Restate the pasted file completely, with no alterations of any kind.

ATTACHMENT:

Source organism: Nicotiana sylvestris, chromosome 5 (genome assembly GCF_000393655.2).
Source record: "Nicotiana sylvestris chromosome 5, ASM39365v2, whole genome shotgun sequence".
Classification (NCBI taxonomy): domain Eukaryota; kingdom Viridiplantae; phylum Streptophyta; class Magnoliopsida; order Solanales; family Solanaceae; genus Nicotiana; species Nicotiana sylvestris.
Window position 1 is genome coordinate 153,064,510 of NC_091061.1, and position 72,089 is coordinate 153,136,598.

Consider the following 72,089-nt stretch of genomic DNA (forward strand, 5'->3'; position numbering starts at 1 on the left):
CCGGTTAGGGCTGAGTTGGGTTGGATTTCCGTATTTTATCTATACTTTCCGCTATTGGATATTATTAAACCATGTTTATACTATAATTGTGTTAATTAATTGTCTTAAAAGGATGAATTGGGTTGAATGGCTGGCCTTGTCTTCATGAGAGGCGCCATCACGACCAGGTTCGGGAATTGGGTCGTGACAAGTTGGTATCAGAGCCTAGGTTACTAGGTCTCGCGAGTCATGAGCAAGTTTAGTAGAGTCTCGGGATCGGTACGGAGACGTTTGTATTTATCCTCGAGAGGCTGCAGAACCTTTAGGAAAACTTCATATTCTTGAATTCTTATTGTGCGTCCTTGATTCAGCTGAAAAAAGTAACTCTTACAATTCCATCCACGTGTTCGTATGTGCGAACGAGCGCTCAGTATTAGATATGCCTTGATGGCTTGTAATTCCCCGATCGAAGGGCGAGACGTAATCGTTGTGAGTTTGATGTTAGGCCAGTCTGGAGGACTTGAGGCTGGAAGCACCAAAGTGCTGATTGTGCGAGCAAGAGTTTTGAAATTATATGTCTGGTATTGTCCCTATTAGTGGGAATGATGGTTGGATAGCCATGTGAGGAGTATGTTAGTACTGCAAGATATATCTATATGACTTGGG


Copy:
Source organism: Nicotiana sylvestris, chromosome 5 (genome assembly GCF_000393655.2).
Source record: "Nicotiana sylvestris chromosome 5, ASM39365v2, whole genome shotgun sequence".
Classification (NCBI taxonomy): domain Eukaryota; kingdom Viridiplantae; phylum Streptophyta; class Magnoliopsida; order Solanales; family Solanaceae; genus Nicotiana; species Nicotiana sylvestris.
Window position 1 is genome coordinate 153,064,510 of NC_091061.1, and position 72,089 is coordinate 153,136,598.

Consider the following 72,089-nt stretch of genomic DNA (forward strand, 5'->3'; position numbering starts at 1 on the left):
CCGGTTAGGGCTGAGTTGGGTTGGATTTCCGTATTTTATCTATACTTTCCGCTATTGGATATTATTAAACCATGTTTATACTATAATTGTGTTAATTAATTGTCTTAAAAGGATGAATTGGGTTGAATGGCTGGCCTTGTCTTCATGAGAGGCGCCATCACGACCAGGTTCGGGAATTGGGTCGTGACAAGTTGGTATCAGAGCCTAGGTTACTAGGTCTCGCGAGTCATGAGCAAGTTTAGTAGAGTCTCGGGATCGGTACGGAGACGTTTGTATTTATCCTCGAGAGGCTGCAGAACCTTTAGGAAAACTTCATATTCTTGAATTCTTATTGTGCGTCCTTGATTCAGCTGAAAAAAGTAACTCTTACAATTCCATCCACGTGTTCGTATGTGCGAACGAGCGCTCAGTATTAGATATGCCTTGATGGCTTGTAATTCCCCGATCGAAGGGCGAGACGTAATCGTTGTGAGTTTGATGTTAGGCCAGTCTGGAGGACTTGAGGCTGGAAGCACCAAAGTGCTGATTGTGCGAGCAAGAGTTTTGAAATTATATGTCTGGTATTGTCCCTATTAGTGGGAATGATGGTTGGATAGCCATGTGAGGAGTATGTTAGTACTGCAAGATATATCTATATGACTTGGG